Kay’s aching knee kept her from sleeping soundly last night, but I slept great. We were up relatively early, read emails and the paper, and viewed a bit of social media. Today was our last pickleball day in Creede. There were almost twenty people signed up to play, including several newcomers. We played off and on for almost three hours before calling it quits.
We took home a couple of “senior” meals from the Creede Recreation Center, aka the Virginia Christensen Multi Use Facility, the same place where we played pickleball. The senior meals consist of a meat and two vegetables, cost $3 each, and are quite good. The rest of the day was spent quietly enjoying the sunshine and cool temperatures.
Now, more about Creede, Colorado, from Wikipedia. Travelers to this area appeared in the early 19th century. Tom Boggs, a brother-in-law of Kit Carson farmed at Wagon Wheel Gap in the summer of 1840. The first silver discovery was made at the Alpha mine in 1869, but the silver could not be extracted at a profit from the complex ores. Ranchers and homesteaders moved in when stagecoach stations (linking the mining operations over the Divide with the east) were built in the 1870s, but the great “Boom Days” started with the discovery of rich minerals in Willow Creek Canyon in 1889.
Creede was the last silver boom town in Colorado in the 19th century. The town leapt from a population of 600 in 1889 to more than 10,000 people in December 1891. The Creede mines operated continuously from 1890 until 1985, and were served by the Denver & Rio Grande Railroad.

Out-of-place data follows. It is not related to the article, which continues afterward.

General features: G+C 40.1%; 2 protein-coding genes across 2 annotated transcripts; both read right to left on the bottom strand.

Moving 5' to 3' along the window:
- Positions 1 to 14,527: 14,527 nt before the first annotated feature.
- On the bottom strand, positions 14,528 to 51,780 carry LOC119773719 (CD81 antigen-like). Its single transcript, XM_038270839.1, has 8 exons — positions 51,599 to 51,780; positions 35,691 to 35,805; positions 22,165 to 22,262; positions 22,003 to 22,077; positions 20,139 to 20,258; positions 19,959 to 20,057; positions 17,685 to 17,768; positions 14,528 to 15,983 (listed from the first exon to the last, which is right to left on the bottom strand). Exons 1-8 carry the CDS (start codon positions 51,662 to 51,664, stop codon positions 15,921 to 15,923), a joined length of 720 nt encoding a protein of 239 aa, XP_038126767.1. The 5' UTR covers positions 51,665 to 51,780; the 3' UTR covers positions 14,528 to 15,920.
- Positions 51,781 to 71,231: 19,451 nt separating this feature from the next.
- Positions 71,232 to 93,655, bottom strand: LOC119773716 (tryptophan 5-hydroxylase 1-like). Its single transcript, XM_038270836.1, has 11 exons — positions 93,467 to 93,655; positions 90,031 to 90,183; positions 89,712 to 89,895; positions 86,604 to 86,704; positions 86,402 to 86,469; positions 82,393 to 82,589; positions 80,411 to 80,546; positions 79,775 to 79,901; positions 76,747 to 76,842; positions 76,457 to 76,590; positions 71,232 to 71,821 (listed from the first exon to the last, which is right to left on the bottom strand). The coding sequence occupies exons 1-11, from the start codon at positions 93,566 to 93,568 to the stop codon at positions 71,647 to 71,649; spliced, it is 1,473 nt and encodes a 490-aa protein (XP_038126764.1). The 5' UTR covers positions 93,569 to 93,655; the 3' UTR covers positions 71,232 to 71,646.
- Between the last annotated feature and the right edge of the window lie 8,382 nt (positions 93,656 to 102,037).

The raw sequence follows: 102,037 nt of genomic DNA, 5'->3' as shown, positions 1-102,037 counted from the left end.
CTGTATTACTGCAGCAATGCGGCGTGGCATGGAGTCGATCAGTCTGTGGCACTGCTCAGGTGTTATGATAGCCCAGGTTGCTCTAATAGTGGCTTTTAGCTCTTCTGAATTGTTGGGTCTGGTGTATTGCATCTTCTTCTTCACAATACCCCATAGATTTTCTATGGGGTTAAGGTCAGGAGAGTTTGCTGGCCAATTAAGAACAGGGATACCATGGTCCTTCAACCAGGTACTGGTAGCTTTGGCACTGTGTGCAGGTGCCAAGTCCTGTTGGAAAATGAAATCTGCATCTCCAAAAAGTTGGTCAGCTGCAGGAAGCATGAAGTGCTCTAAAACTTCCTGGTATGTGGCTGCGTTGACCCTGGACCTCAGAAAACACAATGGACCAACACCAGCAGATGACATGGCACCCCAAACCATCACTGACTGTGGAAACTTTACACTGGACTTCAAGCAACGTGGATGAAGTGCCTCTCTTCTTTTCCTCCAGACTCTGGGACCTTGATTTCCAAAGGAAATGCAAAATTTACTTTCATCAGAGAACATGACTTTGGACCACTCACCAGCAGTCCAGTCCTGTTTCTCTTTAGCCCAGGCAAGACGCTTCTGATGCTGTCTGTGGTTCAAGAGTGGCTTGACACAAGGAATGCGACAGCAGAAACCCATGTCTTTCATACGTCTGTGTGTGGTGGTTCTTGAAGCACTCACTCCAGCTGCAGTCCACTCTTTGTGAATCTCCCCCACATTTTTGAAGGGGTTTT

The original townsite of Creede was located on East Willow Creek just above its junction with West Willow Creek. Below Creede were Stringtown, Jimtown, and Amethyst. The Willow Creek site was soon renamed Creede after Nicholas C. Creede who discovered the Holy Moses Mine. Soon the entire town area from East Willow to Amethyst was called Creede.
Numerous owners of gambling houses in Denver relocated to Creede’s business district. One of these was confidence man Jefferson Randolph “Soapy” Smith. Soapy became the uncrowned king of Creede’s criminal underworld, and opened the Orleans Club. Other famous people in Creede were Robert Ford (the man who killed outlaw Jesse James), Bat Masterson, Frank James, Martha Cannary (“Calamity Jane”) and her pal Poker Alice, and William Sidney “Cap’ Light (the first deputy sheriff in Creede, and brother-in-law of Soapy Smith), all of whom gave the town its reputation as one of the wildest camps in the state.
On June 5, 1892 a fire destroyed most of the business district. Three days later, on June 8, Ed O’Kelley walked into Robert Ford’s makeshift tent-saloon and shot him dead. The town of Creede was incorporated on June 13, 1892. The anti-gambling movement in Denver had ceased, and the Denver businessmen moved back to their former areas of operation.
Creede’s boom lasted until 1893, when the Silver Panic hit the silver mining towns in Colorado. The price of silver plummeted, and most of the silver mines were closed. Creede never became a ghost town, although the boom was over and its population declined. After 1900, Creede stayed alive by relying increasingly on lead and zinc in the ores. Total production through 1966 was 58,000,000 troy ounces of silver, 150,000 ounces of gold, 112,000 metric tons of lead, 34,000 metric tons of zinc, and 2,000,000 metric tons of copper.
Today, Creede is best known for the Creede Repertory Theater, summer home to wealthy Texans, fly fishing, and jeep trails.